What Can Non-Profit Leaders Learn from DIY Entrepreneurs?

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Audience members at the DIY Business Association’s “Creativity is Good Business” event on December 4

What insights can the “do-it-yourself” business movement offer arts non-profits?  The connections between for-profit and non-profit strategies aren’t always clear, but at a recent event organized by the DIY Business Association (DIY BA) in New York, three start-up entrepreneurs shared their stories about success and creativity, with lessons that can be applied across a range of sectors.

Below are my three takeaway lessons from the event and my thoughts about how these entrepreneurs’ ideas can be applied to an innovative non-profit arts environment:

#1. Emphasize your expertise through thoughtful design.

Deep domain expertise is essential, according to Nora Abousteit, founder of Kollabora, a website where crafters can sell their wares and buy supplies. She defined this kind of expertise as demonstrated, deep knowledge that could help a business prove its authenticity and capability and, as a result, garner respect within its community.

These values also apply to arts non-profits, whether they are producing organizations, museums, or service providers. Organizations can innovate, and be recognized and respected as innovators, when they are also recognized as experts in the specific niche they occupy.

Nora Abousteit (L) and Anastasia Goodman (R) - courtesy Eleanor Templeton
Nora Abousteit (L) and Anastasia Goodman (R) – courtesy Eleanor Templeton

For an arts organization, it’s important to carefully curate not only the performances and exhibitions they present, but also what they offer their community in terms of digital content and educational programming. In all their offerings, their expertise should shine through and be showcased by good, functional design that enables a user to easily access the content and understand the organization’s expertise and mission.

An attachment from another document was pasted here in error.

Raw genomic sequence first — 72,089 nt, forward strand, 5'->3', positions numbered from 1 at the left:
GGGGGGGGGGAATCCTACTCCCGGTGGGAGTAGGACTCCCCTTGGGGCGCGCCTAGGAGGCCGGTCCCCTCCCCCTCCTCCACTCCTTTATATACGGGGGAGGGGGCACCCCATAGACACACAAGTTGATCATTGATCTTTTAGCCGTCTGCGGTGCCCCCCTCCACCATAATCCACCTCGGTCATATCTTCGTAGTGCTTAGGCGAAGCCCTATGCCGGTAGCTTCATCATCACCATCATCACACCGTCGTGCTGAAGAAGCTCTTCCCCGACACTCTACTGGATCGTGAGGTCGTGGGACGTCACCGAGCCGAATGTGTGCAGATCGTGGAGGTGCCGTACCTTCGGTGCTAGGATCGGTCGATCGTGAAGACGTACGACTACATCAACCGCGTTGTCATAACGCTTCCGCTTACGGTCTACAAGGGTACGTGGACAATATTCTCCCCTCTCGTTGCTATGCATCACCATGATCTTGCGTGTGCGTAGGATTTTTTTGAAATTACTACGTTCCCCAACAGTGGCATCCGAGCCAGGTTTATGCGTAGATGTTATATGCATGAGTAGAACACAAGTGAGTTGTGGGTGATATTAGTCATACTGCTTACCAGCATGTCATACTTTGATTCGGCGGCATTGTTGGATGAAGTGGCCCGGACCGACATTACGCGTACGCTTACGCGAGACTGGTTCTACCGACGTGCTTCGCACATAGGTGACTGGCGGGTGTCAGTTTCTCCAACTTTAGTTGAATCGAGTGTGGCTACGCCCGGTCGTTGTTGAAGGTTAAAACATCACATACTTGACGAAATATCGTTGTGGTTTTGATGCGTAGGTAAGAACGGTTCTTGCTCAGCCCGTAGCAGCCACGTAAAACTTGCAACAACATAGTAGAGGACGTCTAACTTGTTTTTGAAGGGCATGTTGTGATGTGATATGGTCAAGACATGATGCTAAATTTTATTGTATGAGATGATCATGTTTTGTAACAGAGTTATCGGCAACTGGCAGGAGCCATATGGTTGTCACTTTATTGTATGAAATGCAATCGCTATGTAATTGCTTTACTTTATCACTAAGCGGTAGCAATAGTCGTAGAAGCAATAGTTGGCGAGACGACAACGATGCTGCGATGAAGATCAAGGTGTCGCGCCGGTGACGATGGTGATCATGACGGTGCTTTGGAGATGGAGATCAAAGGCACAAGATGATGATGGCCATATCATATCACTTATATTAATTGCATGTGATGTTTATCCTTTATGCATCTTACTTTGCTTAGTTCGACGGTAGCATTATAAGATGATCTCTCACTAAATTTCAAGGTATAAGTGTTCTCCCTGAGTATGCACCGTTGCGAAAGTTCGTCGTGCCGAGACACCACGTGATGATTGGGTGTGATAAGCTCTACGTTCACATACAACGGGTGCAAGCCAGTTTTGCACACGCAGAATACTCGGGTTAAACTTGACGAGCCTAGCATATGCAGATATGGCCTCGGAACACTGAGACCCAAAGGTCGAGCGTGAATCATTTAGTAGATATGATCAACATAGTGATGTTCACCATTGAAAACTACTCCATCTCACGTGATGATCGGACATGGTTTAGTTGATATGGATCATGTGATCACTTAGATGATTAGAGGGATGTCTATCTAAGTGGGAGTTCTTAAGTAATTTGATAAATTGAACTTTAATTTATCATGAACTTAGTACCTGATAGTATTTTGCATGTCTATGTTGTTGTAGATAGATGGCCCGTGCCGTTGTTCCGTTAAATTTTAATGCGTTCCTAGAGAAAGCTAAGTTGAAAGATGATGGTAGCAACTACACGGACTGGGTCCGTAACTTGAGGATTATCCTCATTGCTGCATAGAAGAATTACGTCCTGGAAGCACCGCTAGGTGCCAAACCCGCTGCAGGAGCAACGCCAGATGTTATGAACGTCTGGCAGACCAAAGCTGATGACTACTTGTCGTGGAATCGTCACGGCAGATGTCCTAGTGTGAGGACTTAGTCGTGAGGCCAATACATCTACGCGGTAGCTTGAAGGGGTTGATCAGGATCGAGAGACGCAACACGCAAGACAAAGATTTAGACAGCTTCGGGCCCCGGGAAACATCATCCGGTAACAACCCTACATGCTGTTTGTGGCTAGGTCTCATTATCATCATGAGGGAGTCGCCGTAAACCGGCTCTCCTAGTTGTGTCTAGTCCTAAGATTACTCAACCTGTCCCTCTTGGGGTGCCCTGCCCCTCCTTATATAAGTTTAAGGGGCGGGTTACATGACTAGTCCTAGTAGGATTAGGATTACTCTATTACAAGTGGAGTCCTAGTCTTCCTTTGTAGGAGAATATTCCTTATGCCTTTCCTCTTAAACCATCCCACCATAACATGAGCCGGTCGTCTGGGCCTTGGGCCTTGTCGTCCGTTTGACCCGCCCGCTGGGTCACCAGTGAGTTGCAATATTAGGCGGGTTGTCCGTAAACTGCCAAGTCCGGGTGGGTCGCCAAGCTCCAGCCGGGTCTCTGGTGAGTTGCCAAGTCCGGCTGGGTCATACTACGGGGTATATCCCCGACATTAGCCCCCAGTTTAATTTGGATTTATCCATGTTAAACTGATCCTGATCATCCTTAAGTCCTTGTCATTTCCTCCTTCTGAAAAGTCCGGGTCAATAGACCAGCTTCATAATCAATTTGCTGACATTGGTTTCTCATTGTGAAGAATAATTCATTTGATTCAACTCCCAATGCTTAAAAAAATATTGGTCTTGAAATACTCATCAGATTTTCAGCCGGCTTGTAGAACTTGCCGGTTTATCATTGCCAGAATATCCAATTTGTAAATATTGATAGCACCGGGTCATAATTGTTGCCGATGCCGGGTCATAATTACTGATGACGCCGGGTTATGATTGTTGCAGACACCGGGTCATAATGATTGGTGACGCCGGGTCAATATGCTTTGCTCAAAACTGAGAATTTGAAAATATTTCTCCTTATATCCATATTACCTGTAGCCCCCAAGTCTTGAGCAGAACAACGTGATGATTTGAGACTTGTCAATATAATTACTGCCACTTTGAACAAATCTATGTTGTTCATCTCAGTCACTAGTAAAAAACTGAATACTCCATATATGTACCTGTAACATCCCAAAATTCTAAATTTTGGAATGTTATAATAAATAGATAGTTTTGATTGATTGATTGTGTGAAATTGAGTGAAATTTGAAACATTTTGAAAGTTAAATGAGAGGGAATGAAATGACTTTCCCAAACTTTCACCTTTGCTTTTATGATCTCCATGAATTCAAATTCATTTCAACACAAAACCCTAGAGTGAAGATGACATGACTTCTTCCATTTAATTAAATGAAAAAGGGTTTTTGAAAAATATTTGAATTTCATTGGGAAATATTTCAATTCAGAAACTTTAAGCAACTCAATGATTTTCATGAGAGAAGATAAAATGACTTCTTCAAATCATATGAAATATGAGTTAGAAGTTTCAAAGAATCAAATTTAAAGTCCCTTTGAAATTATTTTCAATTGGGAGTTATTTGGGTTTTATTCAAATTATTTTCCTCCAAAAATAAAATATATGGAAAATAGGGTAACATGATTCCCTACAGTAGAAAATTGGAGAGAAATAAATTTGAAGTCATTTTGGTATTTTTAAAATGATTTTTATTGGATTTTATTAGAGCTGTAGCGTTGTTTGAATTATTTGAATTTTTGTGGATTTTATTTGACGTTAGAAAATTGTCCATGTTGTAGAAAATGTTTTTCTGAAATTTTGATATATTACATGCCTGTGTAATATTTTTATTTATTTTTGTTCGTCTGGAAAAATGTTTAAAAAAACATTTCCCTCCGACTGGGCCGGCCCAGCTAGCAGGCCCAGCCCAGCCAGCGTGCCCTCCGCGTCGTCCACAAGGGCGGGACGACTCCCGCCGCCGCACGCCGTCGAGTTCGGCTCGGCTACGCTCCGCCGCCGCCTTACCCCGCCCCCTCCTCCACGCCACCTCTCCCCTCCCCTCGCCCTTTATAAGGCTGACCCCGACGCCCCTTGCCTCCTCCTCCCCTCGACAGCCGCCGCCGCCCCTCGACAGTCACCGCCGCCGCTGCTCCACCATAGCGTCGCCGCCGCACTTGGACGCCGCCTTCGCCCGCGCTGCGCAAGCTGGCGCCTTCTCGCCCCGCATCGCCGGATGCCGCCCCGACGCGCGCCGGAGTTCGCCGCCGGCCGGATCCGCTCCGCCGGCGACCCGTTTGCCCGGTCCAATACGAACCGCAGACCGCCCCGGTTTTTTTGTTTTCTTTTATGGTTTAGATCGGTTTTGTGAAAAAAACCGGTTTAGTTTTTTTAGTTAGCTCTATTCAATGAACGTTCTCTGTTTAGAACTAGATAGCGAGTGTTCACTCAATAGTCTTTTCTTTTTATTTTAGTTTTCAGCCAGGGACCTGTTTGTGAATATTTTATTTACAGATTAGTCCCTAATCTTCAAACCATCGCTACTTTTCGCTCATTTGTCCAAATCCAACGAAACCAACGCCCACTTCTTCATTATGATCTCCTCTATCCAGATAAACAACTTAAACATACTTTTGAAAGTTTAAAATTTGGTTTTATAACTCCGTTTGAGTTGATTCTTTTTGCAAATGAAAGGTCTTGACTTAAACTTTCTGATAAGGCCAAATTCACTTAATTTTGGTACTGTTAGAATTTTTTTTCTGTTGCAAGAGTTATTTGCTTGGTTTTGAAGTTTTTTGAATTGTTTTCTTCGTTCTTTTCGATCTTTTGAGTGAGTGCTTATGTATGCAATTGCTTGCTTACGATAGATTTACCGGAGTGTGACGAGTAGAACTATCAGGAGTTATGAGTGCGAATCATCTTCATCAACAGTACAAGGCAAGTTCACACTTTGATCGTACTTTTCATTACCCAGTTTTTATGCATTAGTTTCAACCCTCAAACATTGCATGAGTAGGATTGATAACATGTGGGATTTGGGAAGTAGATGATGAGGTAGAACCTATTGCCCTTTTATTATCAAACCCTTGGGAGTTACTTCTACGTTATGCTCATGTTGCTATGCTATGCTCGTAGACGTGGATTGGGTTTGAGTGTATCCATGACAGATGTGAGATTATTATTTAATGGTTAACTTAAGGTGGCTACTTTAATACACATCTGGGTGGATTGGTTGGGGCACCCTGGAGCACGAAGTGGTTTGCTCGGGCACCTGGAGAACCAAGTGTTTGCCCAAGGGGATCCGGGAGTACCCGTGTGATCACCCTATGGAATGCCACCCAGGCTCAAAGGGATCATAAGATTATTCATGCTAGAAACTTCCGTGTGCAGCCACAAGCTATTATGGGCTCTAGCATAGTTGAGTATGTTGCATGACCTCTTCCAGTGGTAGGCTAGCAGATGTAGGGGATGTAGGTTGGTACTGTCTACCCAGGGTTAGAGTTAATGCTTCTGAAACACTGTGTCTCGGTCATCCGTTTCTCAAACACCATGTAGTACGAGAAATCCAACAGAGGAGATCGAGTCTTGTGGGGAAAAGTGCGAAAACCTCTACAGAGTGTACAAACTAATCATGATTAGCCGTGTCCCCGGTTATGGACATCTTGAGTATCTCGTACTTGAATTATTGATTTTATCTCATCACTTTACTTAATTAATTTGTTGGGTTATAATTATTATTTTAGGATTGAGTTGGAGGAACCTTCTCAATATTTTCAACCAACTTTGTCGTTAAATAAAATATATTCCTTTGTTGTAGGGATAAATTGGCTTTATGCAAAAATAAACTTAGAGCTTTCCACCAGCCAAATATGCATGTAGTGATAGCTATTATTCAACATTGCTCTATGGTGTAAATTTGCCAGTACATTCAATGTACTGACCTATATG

#2. Adopt a sustainable growth strategy – and communicate it to your funders.

Grow slowly and organically, and have funders understand that approach as a strategy, insisted Laurel Touby, the founder of Mediabistro. By nature of limited funding, arts non-profits are often in the position of growing more slowly than they may like.

Although it is aimed at those looking to raise investment in a start-up businesses, Touby’s advice can help non-profits be proactive about their growth instead of reactive. Innovative non-profits can build a strategy for growth that is sustainable and makes sense for their specific organizational circumstances. Rather than forcing an audience to grow in numbers, an arts non-profit might think about the value that an organization can offer the audience they serve, define how that value can drive growth, and articulate and demonstrate that value to funders.

#3. Brand yourself!

Create a personal brand and platform for yourself and put yourself out as the expert, advised Anatasia Goodstein, the founder of Ypulse, a site dedicated to trends and news about marketing to teens. For organizations, my takeaway was that when your mission is easy to grasp, you can focus on positioning yourself as the “experts” in delivering your mission—whether it’s cutting edge performance or engaging arts education.

What other events have you been inspired by or found good ideas at even if they are not specifically geared towards arts or non-profit organizations? What how did you adapt those ideas to your organization? 

About

Eleanor Whitney is a writer, educator, arts administrator and musician raised in Maine and living in Brooklyn, New York. She has also worked at the Rubin Museum of Art as the Coordinator of Educational Resources, the Brooklyn Museum as the Academic Programs Coordinator, and at POV/American Documentary as a development assistant. She is completing her Master of Public Administration degree at Baruch College and received her bachelor’s degree from Eugene Lang College in Cultural Studies and Education.

  • Erinn Roos-Brown

    The phrase “less is more” seems to sum up Eleanor Whitney’s advise for non-profit arts organizations and I have to say that I agree. This phrase probably came to me because I have been hearing it preached in the non-profit sector for years, but have seen little evidence of its implementation and I think it’s time that all of us in this industry start incorporating these ideas into our organizational thinking. As someone who has worked in arts programming, I have to admit that I’m guilty of moving from project to project in a flurry of planning that doesn’t always promote well-rounded programming that is truly focused on emphasizing a brand or fully integrating our audience. I vote that all of us in the arts make an effort to define our niche, become experts in it and take our time to build and grow. Anyone to second that motion?